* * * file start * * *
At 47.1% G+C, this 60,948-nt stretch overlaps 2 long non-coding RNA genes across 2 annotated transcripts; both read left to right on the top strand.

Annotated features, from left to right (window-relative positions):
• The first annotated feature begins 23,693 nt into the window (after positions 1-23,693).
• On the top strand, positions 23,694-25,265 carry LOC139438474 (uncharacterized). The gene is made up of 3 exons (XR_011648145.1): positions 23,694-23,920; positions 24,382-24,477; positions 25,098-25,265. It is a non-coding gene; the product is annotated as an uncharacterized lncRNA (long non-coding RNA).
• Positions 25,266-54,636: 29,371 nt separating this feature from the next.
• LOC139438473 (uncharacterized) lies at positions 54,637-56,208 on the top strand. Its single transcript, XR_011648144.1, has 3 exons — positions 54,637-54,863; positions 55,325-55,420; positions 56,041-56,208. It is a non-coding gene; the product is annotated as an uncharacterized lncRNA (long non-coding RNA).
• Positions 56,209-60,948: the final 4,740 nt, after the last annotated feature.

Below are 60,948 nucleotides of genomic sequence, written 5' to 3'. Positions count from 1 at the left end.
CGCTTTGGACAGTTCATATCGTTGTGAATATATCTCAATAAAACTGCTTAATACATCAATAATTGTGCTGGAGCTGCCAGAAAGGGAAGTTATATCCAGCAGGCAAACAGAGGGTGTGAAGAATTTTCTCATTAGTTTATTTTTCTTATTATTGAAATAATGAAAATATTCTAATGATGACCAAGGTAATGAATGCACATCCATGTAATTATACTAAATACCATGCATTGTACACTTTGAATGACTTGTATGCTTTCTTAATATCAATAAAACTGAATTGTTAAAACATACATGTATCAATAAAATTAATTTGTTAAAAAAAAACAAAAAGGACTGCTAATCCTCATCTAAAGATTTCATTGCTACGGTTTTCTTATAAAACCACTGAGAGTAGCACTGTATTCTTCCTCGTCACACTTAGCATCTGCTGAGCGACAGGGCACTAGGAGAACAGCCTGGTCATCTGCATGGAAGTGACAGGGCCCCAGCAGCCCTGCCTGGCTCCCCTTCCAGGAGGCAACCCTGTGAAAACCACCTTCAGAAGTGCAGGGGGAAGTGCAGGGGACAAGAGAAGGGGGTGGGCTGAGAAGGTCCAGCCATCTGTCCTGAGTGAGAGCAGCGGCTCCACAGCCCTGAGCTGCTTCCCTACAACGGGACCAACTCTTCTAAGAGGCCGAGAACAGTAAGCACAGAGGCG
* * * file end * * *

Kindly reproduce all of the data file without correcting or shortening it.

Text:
At 47.1% G+C, this 60,948-nt stretch overlaps 2 long non-coding RNA genes across 2 annotated transcripts; both read left to right on the top strand.

Annotated features, from left to right (window-relative positions):
• The first annotated feature begins 23,693 nt into the window (after positions 1-23,693).
• On the top strand, positions 23,694-25,265 carry LOC139438474 (uncharacterized). The gene is made up of 3 exons (XR_011648145.1): positions 23,694-23,920; positions 24,382-24,477; positions 25,098-25,265. It is a non-coding gene; the product is annotated as an uncharacterized lncRNA (long non-coding RNA).
• Positions 25,266-54,636: 29,371 nt separating this feature from the next.
• LOC139438473 (uncharacterized) lies at positions 54,637-56,208 on the top strand. Its single transcript, XR_011648144.1, has 3 exons — positions 54,637-54,863; positions 55,325-55,420; positions 56,041-56,208. It is a non-coding gene; the product is annotated as an uncharacterized lncRNA (long non-coding RNA).
• Positions 56,209-60,948: the final 4,740 nt, after the last annotated feature.

Below are 60,948 nucleotides of genomic sequence, written 5' to 3'. Positions count from 1 at the left end.
CGCTTTGGACAGTTCATATCGTTGTGAATATATCTCAATAAAACTGCTTAATACATCAATAATTGTGCTGGAGCTGCCAGAAAGGGAAGTTATATCCAGCAGGCAAACAGAGGGTGTGAAGAATTTTCTCATTAGTTTATTTTTCTTATTATTGAAATAATGAAAATATTCTAATGATGACCAAGGTAATGAATGCACATCCATGTAATTATACTAAATACCATGCATTGTACACTTTGAATGACTTGTATGCTTTCTTAATATCAATAAAACTGAATTGTTAAAACATACATGTATCAATAAAATTAATTTGTTAAAAAAAAACAAAAAGGACTGCTAATCCTCATCTAAAGATTTCATTGCTACGGTTTTCTTATAAAACCACTGAGAGTAGCACTGTATTCTTCCTCGTCACACTTAGCATCTGCTGAGCGACAGGGCACTAGGAGAACAGCCTGGTCATCTGCATGGAAGTGACAGGGCCCCAGCAGCCCTGCCTGGCTCCCCTTCCAGGAGGCAACCCTGTGAAAACCACCTTCAGAAGTGCAGGGGGAAGTGCAGGGGACAAGAGAAGGGGGTGGGCTGAGAAGGTCCAGCCATCTGTCCTGAGTGAGAGCAGCGGCTCCACAGCCCTGAGCTGCTTCCCTACAACGGGACCAACTCTTCTAAGAGGCCGAGAACAGTAAGCACAGAGGCG